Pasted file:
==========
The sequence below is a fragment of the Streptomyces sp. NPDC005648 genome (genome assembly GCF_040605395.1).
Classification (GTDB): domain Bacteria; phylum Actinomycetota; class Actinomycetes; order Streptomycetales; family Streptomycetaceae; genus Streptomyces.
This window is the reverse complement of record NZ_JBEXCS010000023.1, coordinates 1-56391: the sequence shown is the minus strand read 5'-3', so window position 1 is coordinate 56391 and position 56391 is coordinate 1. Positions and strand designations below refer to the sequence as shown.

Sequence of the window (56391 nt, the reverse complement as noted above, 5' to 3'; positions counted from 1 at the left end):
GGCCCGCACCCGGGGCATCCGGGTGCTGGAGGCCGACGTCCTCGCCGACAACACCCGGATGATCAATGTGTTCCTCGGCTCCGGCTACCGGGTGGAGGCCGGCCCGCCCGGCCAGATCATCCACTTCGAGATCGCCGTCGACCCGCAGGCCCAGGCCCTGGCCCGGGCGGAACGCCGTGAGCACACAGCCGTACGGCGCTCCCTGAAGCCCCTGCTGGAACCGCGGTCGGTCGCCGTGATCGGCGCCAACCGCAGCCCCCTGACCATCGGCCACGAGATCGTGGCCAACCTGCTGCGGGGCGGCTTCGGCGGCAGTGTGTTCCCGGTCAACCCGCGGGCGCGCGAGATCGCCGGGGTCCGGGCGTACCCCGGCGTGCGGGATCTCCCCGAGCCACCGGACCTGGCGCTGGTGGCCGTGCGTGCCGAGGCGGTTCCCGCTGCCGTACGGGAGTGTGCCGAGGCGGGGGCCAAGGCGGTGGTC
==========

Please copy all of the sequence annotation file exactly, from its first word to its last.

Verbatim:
The sequence below is a fragment of the Streptomyces sp. NPDC005648 genome (genome assembly GCF_040605395.1).
Classification (GTDB): domain Bacteria; phylum Actinomycetota; class Actinomycetes; order Streptomycetales; family Streptomycetaceae; genus Streptomyces.
This window is the reverse complement of record NZ_JBEXCS010000023.1, coordinates 1-56391: the sequence shown is the minus strand read 5'-3', so window position 1 is coordinate 56391 and position 56391 is coordinate 1. Positions and strand designations below refer to the sequence as shown.

Sequence of the window (56391 nt, the reverse complement as noted above, 5' to 3'; positions counted from 1 at the left end):
GGCCCGCACCCGGGGCATCCGGGTGCTGGAGGCCGACGTCCTCGCCGACAACACCCGGATGATCAATGTGTTCCTCGGCTCCGGCTACCGGGTGGAGGCCGGCCCGCCCGGCCAGATCATCCACTTCGAGATCGCCGTCGACCCGCAGGCCCAGGCCCTGGCCCGGGCGGAACGCCGTGAGCACACAGCCGTACGGCGCTCCCTGAAGCCCCTGCTGGAACCGCGGTCGGTCGCCGTGATCGGCGCCAACCGCAGCCCCCTGACCATCGGCCACGAGATCGTGGCCAACCTGCTGCGGGGCGGCTTCGGCGGCAGTGTGTTCCCGGTCAACCCGCGGGCGCGCGAGATCGCCGGGGTCCGGGCGTACCCCGGCGTGCGGGATCTCCCCGAGCCACCGGACCTGGCGCTGGTGGCCGTGCGTGCCGAGGCGGTTCCCGCTGCCGTACGGGAGTGTGCCGAGGCGGGGGCCAAGGCGGTGGTC